Onto the bike.  This was the part for which I was most nervous.  If you read the last post, you know that I haven’t trained much in the last month.  My bike has been broken on & off all summer but Felt finally sent new shifters and the bike was ready to roll.  But my body wasn’t ready.  Long story short, I’ve been going to physical therapy for my back.  They believe that I have at least one disc that is bulging from the front and the back of my spine.  So instead of a circular disc, they think it is now oblong, like an oval.  Then to make things extra fun, its pressing on some nerves & causing issues with my legs, lack of power on the bike, etc. I’m sentenced to 6 weeks of therapy before insurance will pay for the MRI, then after that, I can see a pain specialist for injections to reduce whatever is left of the swelling/pain.  For now, I live with it.  Rev3 was my last ride of the season & I’m not allowed to ride or swim til we get this all figured out.

First 5 miles on the bike away from Cedar Point was rough.  Bad road.  Nobody will admit to owning it so Rev3 can’t find anyone to repave it.  Same route for the last 5 miles.  Most of the first half of the ride was with the wind.  I was moving pretty well.  Got loose a couple times in the wind & actually thought it would sweep me away at the bottom of one hill where there was an opening in the trees on both sides of the road.  Good news, I didn’t crash.  Lots of turns in the course.   As soon I got moving pretty well, then I had to brake & turn but that worked out when the wind was really bad on the back half.  Some hills but not horrible.  Not much spectator support but lots of awesome volunteers & the police did an excellent job of keeping the road clear for us.  Last half of the course was significantly slower, back into the wind, plus I had some serious knee pain which is related to my back issues but still irritating.  3:21:15 bike split.  I believe there were 4 aid stations on the bike.   That’s one more than most IM 70.3 courses, if you’re counting.

Time to run.  I had Biofreeze in transition.  Slathered some on the aching knee.  Slathered more on my aching back.  Off to run.  I realized quickly that it was going to be a “long” run.  I saw people running back to the finish and I was just getting started.  That felt a bit defeating.  I normally just focus on my race but there wasn’t a lot going on and it kinda felt like a training run.  Not a lot of spectators out on course.  The highlight was definitely the aid stations positioned at every mile.  Such awesome volunteers.  Aid stations were stocked with gels, power bars, powerade, bananas, coke, water & ice.  One even had broth.  I utilized the ice a lot and dumped some down the back of my tri kit at every aid station.  Between the biofreeze & the ice, I was numbed out and just focused on one foot in front of the other.  I thought overall the run course was cool.  They ran us over the Cedar Point causeway, into town & back toward the water where we got to go thru a couple other marinas that had walking paths, bridges & one even had a swimming pool.  We could even see Cedar Point across the water.  The course did get a bit confusing for those of us on our first loop.  The course wasn’t a full double loop but there was one section that had a double loop.  I could see varying distances signs for the full and half that didn’t make sense. As soon as I finished the first loop, I was okay.  The course was extremely well marked and there were volunteers helping direct runners.  No confusion on where to go, just a bit of doubt initially that I had messed something up due to the signage.  I won’t lie, turning away from the marinas & heading back toward town and the finish line made me one happy lady.  I was ready to be done.  I was ready to be reunited with my family.  I just wanted to finish.  Run split:  2:21.  Finish 6:43.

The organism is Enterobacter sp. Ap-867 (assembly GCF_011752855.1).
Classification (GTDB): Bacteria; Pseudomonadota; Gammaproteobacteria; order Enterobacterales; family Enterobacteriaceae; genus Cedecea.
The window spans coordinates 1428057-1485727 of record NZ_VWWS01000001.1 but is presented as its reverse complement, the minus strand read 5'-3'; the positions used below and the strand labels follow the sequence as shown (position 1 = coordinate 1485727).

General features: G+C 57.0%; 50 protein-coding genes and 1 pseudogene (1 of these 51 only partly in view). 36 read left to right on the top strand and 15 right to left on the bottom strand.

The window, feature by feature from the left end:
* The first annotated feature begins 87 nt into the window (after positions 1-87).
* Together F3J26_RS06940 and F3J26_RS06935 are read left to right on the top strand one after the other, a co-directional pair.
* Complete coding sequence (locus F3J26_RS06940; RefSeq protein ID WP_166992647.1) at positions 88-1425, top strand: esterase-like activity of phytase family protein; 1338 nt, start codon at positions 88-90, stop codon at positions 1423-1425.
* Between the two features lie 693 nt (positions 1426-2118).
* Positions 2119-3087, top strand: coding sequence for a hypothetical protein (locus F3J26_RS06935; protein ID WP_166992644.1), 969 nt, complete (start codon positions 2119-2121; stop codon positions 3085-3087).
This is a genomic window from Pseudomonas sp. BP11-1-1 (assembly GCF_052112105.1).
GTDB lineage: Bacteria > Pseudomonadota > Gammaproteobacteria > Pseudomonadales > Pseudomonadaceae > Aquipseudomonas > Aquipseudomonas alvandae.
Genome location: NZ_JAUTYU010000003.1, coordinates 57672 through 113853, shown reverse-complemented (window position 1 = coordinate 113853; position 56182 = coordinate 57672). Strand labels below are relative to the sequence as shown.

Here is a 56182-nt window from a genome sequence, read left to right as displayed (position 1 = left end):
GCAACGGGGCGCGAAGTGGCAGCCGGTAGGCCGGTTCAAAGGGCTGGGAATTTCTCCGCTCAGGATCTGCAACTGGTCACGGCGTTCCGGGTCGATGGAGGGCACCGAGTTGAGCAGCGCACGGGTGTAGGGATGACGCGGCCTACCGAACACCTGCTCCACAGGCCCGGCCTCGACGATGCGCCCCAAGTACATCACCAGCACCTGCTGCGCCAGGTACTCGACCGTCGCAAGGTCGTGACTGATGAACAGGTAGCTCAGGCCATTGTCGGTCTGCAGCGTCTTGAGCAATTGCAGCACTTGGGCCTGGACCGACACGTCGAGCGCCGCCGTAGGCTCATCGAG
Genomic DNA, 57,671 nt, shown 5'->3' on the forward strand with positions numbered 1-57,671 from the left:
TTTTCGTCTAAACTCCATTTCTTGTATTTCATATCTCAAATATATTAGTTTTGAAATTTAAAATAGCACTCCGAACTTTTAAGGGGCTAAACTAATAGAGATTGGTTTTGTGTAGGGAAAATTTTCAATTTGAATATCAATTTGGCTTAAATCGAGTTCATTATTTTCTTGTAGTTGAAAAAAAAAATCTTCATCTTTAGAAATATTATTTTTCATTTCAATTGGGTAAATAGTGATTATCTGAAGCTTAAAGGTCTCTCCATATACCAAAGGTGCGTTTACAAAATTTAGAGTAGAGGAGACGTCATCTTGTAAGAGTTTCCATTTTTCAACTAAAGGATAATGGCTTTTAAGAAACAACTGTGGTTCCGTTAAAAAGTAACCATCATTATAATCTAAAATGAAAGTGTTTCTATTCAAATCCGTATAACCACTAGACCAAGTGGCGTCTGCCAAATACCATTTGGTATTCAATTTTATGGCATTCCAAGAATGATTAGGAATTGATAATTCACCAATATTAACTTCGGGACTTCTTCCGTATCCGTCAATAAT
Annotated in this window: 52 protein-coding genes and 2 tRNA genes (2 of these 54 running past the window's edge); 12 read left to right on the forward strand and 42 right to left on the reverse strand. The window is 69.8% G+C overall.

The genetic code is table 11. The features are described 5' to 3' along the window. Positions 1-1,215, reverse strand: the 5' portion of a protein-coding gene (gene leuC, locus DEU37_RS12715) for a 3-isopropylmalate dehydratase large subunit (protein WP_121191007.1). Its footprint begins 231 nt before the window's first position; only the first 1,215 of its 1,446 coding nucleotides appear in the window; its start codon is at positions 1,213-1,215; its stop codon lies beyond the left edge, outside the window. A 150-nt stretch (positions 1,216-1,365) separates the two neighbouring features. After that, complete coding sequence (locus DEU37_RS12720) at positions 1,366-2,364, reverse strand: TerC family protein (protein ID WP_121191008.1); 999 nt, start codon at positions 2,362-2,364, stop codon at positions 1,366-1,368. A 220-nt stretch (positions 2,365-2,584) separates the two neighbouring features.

FullSizeRender

Swag bag is below & included a personalized note in each bag.  A full sized towel from Gatorade.  Rev3 Cedar Point visor.  Gender specific tee.

IMG_0869    IMG_0870

So, I know a lot of you are thinking about your first 70.3.  I get asked over and over again, Ironman or “off brand” triathlon for the first 70.3?  The bottom line is that if we don’t do these off brand races, they just won’t be available in the future.  In case you haven’t noticed, Ironman (World Triathlon Corp) is trying to buy up as many triathlon companies as possible.  The non IM branded races are cheaper.  Smaller.  Less competitive.  They are family focused & will most likely let you run down the finishers shoot with your kids, baby, dog or hubby.  They will bend over backwards to make sure your race is as good as they can make it.  And your fellow competitors will be there for their own reason, which probably won’t include attempting to qualify for the 70.3 Championships or up their position to All World Athlete status.  If they bump you on the swim, they will probably apologize verses pushing you harder under the water so they can swim over the top of you.  It just a different feel at these events vs an IM event.  Way more relaxed.  They try to personalize the experience for you.  When I crossed the finish line on Sunday, the Rev3 announcer said my name, told everyone that I blog at TooTallFritz.com, that I’m a Marathon Maniac & that I’m currently attempting to run a marathon in every state.  I would get lucky if my name were even announced at an IM 70.3 event.  That being said, there would be people to cheer my down the shoot & along the course in an IM event and at Rev3, it was pretty lonely.  I’m pretty sure Rev3 had more volunteers than actual participants and spectator support was virtually non-existent.